Swain budget cuts target Sheriff’s office
Swain County commissioners have opted to target one department rather than spreading out county budget cuts among all county employees.
Commissioners have scrapped the idea for a mandatory one-week employee furlough, which they had initially seemed to support, and have instead proposed cutting three deputies and one secretary from the Sheriff’s office.
It’s a move that could further the divide between commissioners and Sheriff Curtis Cochran, who is suing the county for allegedly paying him too little.
County Manager Kevin King proposed laying off a single deputy at an initial budget work session May 14 and enforcing a mandatory county employee furlough to help make up for the budget shortfall. King also proposed laying off two other positions — an environmental health inspector and a building inspector; both in departments that have taken a big hit with the slowdown of second home construction.
Then, at a second budget work session on Thursday, June 11, the majority of commissioners apparently changed their minds. Commissioner David Monteith, however, said the change of heart took him by surprise.
“We had a budget retreat four weeks ago, and four of us had tentatively told King we were OK with one position from the sheriff’s department and the environmental health and inspections departments being cut. Plus, we were going to have a furlough,” Monteith said. “I thought everybody was for this and all of a sudden, they weren’t.”
Monteith is adamantly against cutting sheriff’s department positions and says he won’t vote for the budget if that proposal is included.
“Times get hard, and crime goes up. Why are you going to pick on the one department that if crime goes up, you need these people on the streets to do their jobs?” Monteith demanded.
Apparently, the proposal to cut more law enforcement positions was laid out by King after the first budget work session as an alternative to a mandatory furlough.
“To me and the other commissioners, this one made the most sense,” said Commissioner Steve Moon.
The two deputies commissioners propose to lay off have only been in their positions since April, when they were promoted from their former position as jailers. Sheriff Curtis Cochran said the two were not needed in the jail, and asked that they be moved to the sheriff’s office as deputies. The county agreed.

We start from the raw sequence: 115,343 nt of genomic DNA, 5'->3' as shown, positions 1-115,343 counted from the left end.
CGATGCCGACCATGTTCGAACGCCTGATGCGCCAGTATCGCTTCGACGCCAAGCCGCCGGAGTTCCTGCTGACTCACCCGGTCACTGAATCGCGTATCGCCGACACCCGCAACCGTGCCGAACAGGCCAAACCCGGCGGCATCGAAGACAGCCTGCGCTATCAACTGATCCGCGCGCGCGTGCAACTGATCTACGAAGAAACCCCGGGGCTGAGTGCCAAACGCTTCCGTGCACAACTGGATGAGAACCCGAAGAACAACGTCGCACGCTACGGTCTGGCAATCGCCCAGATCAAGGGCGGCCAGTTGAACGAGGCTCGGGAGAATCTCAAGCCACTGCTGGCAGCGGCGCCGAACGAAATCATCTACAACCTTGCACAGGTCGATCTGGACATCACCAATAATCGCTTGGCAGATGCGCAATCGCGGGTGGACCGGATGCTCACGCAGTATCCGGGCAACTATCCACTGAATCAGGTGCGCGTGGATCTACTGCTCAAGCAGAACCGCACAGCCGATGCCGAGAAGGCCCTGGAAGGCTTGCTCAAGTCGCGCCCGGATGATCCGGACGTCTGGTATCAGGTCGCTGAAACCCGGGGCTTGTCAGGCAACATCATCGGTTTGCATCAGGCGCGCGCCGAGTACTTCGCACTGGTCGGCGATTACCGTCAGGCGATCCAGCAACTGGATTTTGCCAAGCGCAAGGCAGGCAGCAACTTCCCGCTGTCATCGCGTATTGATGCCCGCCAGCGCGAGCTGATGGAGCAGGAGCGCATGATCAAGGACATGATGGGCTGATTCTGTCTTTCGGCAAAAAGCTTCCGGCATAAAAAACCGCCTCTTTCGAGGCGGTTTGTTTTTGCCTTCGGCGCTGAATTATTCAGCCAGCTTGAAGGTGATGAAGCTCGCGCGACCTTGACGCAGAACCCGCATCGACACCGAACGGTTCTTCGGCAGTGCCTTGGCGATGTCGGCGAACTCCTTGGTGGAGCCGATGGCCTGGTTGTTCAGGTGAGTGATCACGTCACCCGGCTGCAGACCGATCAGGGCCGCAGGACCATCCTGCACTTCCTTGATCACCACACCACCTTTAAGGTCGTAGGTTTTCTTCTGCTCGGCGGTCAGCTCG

As is frequently the case when looking at who to lay off, the county decided that “the last people hired are the first ones to go,” King said.
“We looked around and they were the last in and the first out,” said Commissioner Chairman Glenn Jones.
Though supportive of the layoffs, Moon had initially expressed reluctance to trim positions in law enforcement.
“I’d hate to see us lose a position in the Sheriff’s department because in hard times, crime is rampant,” he said at the first budget workshop. “We need to support them, not cut positions.”
Now, though, Moon appears to have changed his stance.
“It’s unfortunate that we had to lay off some employees, but if we laid off the ones who are hired last with the shortest time on the job, to me that seems fair, though it’s unfortunate,” Moon said.
Moon said he never supported an employee furlough, though he didn’t speak out against it at the first budget workshop.
“I never did agree with the employee furlough. I did not like that idea,” Moon said. “People live payday to payday, and I didn’t think that was fair to the employees with the county.”
Monteith disagrees, though he said he didn’t entirely like the furlough either.
“I didn’t like to give the employees a furlough, but I would have rather done that than firing four out of one department,” Montieth said. “I just thought it would make more common sense to drop the salaries of all the people rather than pulling the cuts from one department.”
Moon and Jones say the Sheriff’s office will manage just fine, however.
“No, it’s not a good time to cut employees from the sheriff’s department, but now Cochran should have the same amount of deputies that (the former Sheriff) Ogle had,” said Moon. “Hopefully he can manage with what he’s got.”
Commissioners were scheduled to vote on the budget Tuesday, June 16, as this paper went to press. The budget is expected to pass.